Accordingly, if an account balance is desired from a bank VRU 36, VRU navigation system 30 will calculate a path through the bank VRU 36 based on the VRU map 35, automatically entering the appropriate inputs, account numbers, etc., to reach the appropriate option and obtain the desired data. Once the appropriate node in the VRU 36 is reached by the VRU navigation system 30, VRU data collection system 32 records the desired data and stores the information in the user account database 40. Speech recognition can for example be utilized to convert spoken information into textual data. An illustrative navigation system is described in related case, VOICE RESPONSE UNIT SHORTCUTTING, filed on Sep. 2, 2008, Ser. No. 12/202,682, attorney docket number RSW920080038US1.

As noted, VRU data output system 26 may then be utilized to output the data to the user 34. Data may be formatted in any manner for the user 34, e.g., in a calendar, table, graph, etc. Moreover, a hyperlink system 27 may be utilized to allow the user 34 to select a particular piece of data, e.g., on a smart phone. Once selected, hyperlink system 27 will automatically navigate to the associated option on the corresponding VRU 36. This thus allows the user 34 to quickly verify the data.

FIG. 2 depicts a pictorial representation of a VRU map 35. In this example, various VRU options or nodes are depicted in a hierarchical fashion. Using the VRU map 35, a path can be readily calculated to obtain a desired result, such as determining an amount due. Because the path is pre-calculated, there is no need for VRU navigation system 30 to interpret the various options at each hierarchical level in the VRU 36. Instead, VRU navigation system 30 knows ahead of time that, e.g., “Amount Due” node 52 can be reached by dialing the number, entering option 1, for “Account Data,” entering the user account information when prompted, and then entering option 1 again for amount due. It is understood that VRU map 35 shown in FIG. 2 is for illustrative purposes only, and the exact form and type of information stored in the map will depend on the particular application. For instance, the map could be stored in a tabular format with indicators that determine when user information is required.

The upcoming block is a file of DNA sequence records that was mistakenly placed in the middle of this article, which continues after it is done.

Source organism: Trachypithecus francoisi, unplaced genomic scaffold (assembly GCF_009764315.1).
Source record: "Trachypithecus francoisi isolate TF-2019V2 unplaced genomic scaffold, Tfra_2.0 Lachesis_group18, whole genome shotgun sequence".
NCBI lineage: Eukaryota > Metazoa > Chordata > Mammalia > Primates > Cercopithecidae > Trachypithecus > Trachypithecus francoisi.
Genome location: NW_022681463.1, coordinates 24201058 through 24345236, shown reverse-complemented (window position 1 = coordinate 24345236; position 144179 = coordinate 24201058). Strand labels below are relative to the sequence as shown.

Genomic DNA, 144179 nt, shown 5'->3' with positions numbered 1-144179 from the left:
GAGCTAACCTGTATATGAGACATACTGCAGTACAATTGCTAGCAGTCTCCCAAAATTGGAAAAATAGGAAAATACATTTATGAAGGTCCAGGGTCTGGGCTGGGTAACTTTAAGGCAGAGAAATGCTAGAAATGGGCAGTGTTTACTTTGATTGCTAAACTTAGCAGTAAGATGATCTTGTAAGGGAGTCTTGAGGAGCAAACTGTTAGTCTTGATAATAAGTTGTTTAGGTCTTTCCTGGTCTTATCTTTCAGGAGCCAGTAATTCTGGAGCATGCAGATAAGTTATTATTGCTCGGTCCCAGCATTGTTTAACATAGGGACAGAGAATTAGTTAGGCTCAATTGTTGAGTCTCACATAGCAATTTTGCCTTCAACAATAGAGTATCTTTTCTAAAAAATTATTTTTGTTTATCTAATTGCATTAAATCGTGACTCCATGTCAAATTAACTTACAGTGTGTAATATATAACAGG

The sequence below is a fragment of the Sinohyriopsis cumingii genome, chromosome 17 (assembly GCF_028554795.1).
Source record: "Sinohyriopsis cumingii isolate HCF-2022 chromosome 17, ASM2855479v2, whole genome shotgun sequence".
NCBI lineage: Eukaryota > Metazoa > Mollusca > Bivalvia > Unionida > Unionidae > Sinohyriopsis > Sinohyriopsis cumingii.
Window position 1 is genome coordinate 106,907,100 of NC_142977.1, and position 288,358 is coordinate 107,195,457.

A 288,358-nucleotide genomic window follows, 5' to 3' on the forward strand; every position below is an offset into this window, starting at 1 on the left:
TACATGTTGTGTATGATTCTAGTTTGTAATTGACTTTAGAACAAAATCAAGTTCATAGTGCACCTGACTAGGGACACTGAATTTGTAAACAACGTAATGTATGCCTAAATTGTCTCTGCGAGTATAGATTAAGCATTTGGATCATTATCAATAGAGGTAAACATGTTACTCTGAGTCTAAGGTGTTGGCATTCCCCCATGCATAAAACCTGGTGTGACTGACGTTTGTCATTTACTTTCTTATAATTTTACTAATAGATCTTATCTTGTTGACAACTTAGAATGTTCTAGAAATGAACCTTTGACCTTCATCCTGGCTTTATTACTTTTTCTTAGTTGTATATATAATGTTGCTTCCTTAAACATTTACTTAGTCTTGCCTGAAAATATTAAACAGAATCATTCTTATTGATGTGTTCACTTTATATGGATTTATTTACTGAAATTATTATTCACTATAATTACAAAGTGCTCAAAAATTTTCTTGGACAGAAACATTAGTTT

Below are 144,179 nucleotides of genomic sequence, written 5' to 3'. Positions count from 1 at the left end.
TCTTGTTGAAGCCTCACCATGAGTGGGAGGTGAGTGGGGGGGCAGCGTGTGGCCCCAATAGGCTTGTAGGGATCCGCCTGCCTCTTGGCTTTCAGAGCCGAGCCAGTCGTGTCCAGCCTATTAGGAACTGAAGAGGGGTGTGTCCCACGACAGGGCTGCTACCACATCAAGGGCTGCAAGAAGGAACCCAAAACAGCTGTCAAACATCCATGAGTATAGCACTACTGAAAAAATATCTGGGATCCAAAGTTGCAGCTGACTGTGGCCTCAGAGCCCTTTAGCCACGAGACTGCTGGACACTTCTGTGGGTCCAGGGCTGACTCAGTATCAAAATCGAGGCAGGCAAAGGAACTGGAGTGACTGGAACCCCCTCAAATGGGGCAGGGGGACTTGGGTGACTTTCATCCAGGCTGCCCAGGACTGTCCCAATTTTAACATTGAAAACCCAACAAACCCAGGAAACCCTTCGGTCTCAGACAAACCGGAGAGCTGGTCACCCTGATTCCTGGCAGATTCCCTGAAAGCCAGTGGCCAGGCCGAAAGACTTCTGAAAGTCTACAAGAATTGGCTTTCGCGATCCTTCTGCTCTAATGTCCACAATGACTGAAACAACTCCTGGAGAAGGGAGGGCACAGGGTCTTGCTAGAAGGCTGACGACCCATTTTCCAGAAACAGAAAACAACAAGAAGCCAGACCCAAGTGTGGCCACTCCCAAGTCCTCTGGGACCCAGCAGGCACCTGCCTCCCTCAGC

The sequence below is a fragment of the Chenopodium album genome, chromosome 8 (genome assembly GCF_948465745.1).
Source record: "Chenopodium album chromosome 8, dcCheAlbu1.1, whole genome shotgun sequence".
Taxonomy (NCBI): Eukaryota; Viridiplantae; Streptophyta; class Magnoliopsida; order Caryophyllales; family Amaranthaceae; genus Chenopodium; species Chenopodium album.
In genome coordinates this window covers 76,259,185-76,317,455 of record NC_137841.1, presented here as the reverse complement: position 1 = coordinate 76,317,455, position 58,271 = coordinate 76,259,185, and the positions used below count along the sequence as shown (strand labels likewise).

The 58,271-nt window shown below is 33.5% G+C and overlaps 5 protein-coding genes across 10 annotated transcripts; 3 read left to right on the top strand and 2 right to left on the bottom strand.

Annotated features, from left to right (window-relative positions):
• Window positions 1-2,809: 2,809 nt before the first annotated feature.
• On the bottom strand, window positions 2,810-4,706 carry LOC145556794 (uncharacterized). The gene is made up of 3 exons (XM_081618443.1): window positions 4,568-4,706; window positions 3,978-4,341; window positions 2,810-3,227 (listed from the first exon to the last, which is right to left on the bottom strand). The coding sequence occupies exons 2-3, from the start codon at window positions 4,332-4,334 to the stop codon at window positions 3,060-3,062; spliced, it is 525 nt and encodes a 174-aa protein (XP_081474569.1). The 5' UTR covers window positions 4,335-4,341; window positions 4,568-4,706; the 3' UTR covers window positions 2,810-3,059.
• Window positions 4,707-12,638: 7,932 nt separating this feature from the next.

FIG. 3 depicts a flow diagram of a method of implementing VRU harvesting system 18. At S1, a user account is created or modified via the user account management system 22 (FIG. 1). This includes, e.g., identifying each provider/VRU from which data is desired; the type of data being sought from each provider; the frequency of the data collection/output; and how the data is to be output, i.e., what type of conduit is to be used for the user. At S2, the harvesting process begins, e.g., based on an inputted or default start time. A next provider/VRU is selected at S3, and a check is made to see if a VRU map exists for the provider at S4. If the VRU map exists, then the VRU is called and navigated to obtain the desired data at S7. If a VRU map does not exist, a VRU map is obtained at S6, e.g., using an automated mapping process. At S8, the collected data is stored, and a next provider/VRU is selected at S3. After all of the providers/VRUs have been processed, the harvested data can be outputted at S9, e.g., at a predetermined time.

FIG. 4 depicts an illustrative output 50 for a fictitious user John Smith. In this example, VRUs from three providers are interrogated to obtain data. As can be seen, provider 1 reports a balance, payment due date and minimum payment; provider 2 reports a payment due date and amount due; and provider 3 reports a payment due date, amount due, and number of payments left. As noted above, a hyperlink system 27 (FIG. 1) may be utilized to allow the user to select a data item in the output and be automatically connected (e.g., with a smart phone) to an associated node in the corresponding VRU. Any hyper-linking to telephony technology may be utilized to implement this feature. It is understood that the format and type of information shown in FIG. 4 is for illustrative purposes only, and any type of format or data could be contained in output 50.

Referring again to FIG. 1, it is understood that computer system 10 may be implemented as any type of computing infrastructure. Computer system 10 generally includes a processor 12, input/output (I/O) 14, memory 16, and bus 17. The processor 12 may comprise a single processing unit, or be distributed across one or more processing units in one or more locations, e.g., on a client and server. Memory 16 may comprise any known type of data storage, including magnetic media, optical media, random access memory (RAM), read-only memory (ROM), a data cache, a data object, etc. Moreover, memory 16 may reside at a single physical location, comprising one or more types of data storage, or be distributed across a plurality of physical systems in various forms.